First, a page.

Keep reading... Show less

From genre-busting electronic music to new highs in the ever-evolving R&B scene, from hip-hop and Americana to rock and pop, 2017's music scenes bestowed an embarrassment of riches upon us.

60. White Hills - Stop Mute Defeat (Thrill Jockey)

White Hills epic '80s callback Stop Mute Defeat is a determined march against encroaching imperial darkness; their eyes boring into the shadows for danger but they're aware that blinding lights can kill and distort truth. From "Overlord's" dark stomp casting nets for totalitarian warnings to "Attack Mode", which roars in with the tribal certainty that we can survive the madness if we keep our wits, the record is a true and timely win for Dave W. and Ego Sensation. Martin Bisi and the poster band's mysterious but relevant cool make a great team and deliver one of their least psych yet most mind destroying records to date. Much like the first time you heard Joy Division or early Pigface, for example, you'll experience being startled at first before becoming addicted to the band's unique microcosm of dystopia that is simultaneously corrupting and seducing your ears. - Morgan Y. Evans

Keep reading... Show less

This week on our games podcast, Nick and Eric talk about the joy and frustration of killing Nazis in Wolfenstein: The New Order.

This week, Nick and Eric talk about the joy and frustration of killing Nazis in Wolfenstein: The New Order.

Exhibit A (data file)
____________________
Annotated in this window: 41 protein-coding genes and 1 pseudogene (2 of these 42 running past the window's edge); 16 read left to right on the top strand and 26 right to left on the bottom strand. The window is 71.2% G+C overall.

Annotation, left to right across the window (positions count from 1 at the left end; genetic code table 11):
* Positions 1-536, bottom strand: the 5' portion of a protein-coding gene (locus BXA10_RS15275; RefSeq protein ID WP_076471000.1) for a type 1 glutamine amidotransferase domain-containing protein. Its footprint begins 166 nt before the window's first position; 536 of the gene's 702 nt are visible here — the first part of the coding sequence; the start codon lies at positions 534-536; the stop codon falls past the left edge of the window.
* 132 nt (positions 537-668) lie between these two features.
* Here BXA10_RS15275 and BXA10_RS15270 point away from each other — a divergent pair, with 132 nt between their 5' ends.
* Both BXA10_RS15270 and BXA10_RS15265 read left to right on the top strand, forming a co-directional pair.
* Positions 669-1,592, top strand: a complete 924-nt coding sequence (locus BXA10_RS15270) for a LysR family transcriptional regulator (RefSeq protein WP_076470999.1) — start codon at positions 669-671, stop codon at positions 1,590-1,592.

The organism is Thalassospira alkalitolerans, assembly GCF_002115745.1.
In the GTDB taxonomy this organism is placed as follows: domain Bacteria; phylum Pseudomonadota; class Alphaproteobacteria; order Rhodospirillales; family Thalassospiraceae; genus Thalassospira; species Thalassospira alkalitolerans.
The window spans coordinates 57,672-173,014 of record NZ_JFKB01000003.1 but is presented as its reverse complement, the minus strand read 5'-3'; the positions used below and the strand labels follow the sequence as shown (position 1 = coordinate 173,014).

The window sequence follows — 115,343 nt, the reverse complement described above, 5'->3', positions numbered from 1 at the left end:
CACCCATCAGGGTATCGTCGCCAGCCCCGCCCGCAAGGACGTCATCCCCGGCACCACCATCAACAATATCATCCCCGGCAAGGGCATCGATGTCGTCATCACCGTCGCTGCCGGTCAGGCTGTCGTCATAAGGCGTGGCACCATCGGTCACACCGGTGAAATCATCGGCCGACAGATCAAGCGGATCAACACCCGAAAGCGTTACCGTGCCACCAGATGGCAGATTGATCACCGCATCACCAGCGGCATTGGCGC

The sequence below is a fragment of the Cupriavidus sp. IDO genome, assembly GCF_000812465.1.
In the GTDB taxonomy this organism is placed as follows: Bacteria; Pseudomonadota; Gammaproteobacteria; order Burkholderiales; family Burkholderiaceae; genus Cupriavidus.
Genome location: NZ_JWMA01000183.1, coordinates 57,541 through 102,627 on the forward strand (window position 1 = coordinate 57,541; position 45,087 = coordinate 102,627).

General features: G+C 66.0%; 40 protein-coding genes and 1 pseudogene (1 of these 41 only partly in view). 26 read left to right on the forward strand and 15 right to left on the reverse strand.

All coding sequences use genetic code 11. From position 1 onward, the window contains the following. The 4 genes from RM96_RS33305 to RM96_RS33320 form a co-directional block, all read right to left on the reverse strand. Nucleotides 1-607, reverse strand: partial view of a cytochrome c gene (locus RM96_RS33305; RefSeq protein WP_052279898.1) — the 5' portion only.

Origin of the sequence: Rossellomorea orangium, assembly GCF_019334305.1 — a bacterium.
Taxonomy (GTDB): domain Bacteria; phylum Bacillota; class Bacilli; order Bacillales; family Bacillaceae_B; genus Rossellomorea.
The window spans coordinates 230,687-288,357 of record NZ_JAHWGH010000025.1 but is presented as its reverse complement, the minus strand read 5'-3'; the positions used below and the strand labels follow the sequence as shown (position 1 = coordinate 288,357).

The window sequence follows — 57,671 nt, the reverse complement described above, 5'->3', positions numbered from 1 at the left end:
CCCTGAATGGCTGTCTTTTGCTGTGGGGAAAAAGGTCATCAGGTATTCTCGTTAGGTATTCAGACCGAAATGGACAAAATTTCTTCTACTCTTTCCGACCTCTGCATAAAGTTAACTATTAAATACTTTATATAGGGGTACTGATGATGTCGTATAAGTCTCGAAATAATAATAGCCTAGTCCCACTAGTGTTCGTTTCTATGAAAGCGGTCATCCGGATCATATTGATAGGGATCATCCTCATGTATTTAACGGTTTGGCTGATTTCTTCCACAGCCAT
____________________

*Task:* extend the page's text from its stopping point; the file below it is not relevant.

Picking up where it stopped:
Keep reading... Show less

Which is the draw, the art or the artist? Critic Rachel Corbett examines the intertwined lives of two artists of two different generations and nationalities who worked in two starkly different media.

Artist biographies written for a popular audience necessarily involve compromise. On the one hand, we are only interested in the lives of artists because we are intrigued, engaged, and moved by their work. The confrontation with a work of art is an uncanny experience. We are drawn to, enraptured and entranced by, absorbed in the contemplation of an object. Even the performative arts (music, theater, dance) have an objective quality to them. In watching a play, we are not simply watching people do things; we are attending to the play as a thing that is more than the collection of actions performed. The play seems to have an existence beyond the human endeavor that instantiates it. It is simultaneously more and less than human: more because it's superordinate to human action and less because it's a mere object, lacking the evident subjectivity we prize in the human being.

Keep reading... Show less

Gabin's Maigret lets everyone else emote, sometimes hysterically, until he vents his own anger in the final revelations.

France's most celebrated home-grown detective character is Georges Simenon's Inspector Jules Maigret, an aging Paris homicide detective who, phlegmatically and unflappably, tracks down murderers to their lairs at the center of the human heart. He's invariably icon-ified as a shadowy figure smoking an eternal pipe, less fancy than Sherlock Holmes' curvy calabash but getting the job done in its laconic, unpretentious, middle-class manner.

Keep reading... Show less
Pop Ten
Mixed Media
PM Picks

© 1999-2017 All rights reserved.
Popmatters is wholly independently owned and operated.